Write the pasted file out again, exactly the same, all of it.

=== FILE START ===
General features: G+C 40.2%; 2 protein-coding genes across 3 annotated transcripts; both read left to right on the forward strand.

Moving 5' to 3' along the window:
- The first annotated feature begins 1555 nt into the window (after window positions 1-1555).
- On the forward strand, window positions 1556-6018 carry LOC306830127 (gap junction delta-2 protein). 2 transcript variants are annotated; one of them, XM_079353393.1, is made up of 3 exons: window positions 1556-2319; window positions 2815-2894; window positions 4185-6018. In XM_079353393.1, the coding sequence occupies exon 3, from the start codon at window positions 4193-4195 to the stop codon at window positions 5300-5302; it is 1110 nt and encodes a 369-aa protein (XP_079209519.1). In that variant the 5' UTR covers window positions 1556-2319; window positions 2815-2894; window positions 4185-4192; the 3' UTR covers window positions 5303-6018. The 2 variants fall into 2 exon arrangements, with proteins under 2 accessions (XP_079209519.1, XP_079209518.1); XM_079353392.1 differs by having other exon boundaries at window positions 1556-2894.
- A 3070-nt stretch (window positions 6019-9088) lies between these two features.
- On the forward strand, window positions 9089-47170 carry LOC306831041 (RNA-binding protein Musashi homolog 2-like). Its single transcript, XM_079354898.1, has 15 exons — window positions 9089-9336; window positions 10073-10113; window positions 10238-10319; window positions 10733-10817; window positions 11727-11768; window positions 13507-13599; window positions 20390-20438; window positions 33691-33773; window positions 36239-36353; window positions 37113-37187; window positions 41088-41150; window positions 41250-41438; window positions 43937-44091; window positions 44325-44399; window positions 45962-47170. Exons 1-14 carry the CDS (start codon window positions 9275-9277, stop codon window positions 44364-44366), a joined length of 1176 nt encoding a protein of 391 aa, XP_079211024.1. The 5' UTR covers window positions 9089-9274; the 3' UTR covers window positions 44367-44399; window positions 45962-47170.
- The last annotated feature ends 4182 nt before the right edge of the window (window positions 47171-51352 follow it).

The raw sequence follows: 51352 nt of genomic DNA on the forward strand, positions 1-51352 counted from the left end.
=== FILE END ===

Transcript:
General features: G+C 40.2%; 2 protein-coding genes across 3 annotated transcripts; both read left to right on the forward strand.

Moving 5' to 3' along the window:
- The first annotated feature begins 1555 nt into the window (after window positions 1-1555).
- On the forward strand, window positions 1556-6018 carry LOC306830127 (gap junction delta-2 protein). 2 transcript variants are annotated; one of them, XM_079353393.1, is made up of 3 exons: window positions 1556-2319; window positions 2815-2894; window positions 4185-6018. In XM_079353393.1, the coding sequence occupies exon 3, from the start codon at window positions 4193-4195 to the stop codon at window positions 5300-5302; it is 1110 nt and encodes a 369-aa protein (XP_079209519.1). In that variant the 5' UTR covers window positions 1556-2319; window positions 2815-2894; window positions 4185-4192; the 3' UTR covers window positions 5303-6018. The 2 variants fall into 2 exon arrangements, with proteins under 2 accessions (XP_079209519.1, XP_079209518.1); XM_079353392.1 differs by having other exon boundaries at window positions 1556-2894.
- A 3070-nt stretch (window positions 6019-9088) lies between these two features.
- On the forward strand, window positions 9089-47170 carry LOC306831041 (RNA-binding protein Musashi homolog 2-like). Its single transcript, XM_079354898.1, has 15 exons — window positions 9089-9336; window positions 10073-10113; window positions 10238-10319; window positions 10733-10817; window positions 11727-11768; window positions 13507-13599; window positions 20390-20438; window positions 33691-33773; window positions 36239-36353; window positions 37113-37187; window positions 41088-41150; window positions 41250-41438; window positions 43937-44091; window positions 44325-44399; window positions 45962-47170. Exons 1-14 carry the CDS (start codon window positions 9275-9277, stop codon window positions 44364-44366), a joined length of 1176 nt encoding a protein of 391 aa, XP_079211024.1. The 5' UTR covers window positions 9089-9274; the 3' UTR covers window positions 44367-44399; window positions 45962-47170.
- The last annotated feature ends 4182 nt before the right edge of the window (window positions 47171-51352 follow it).

The raw sequence follows: 51352 nt of genomic DNA on the forward strand, positions 1-51352 counted from the left end.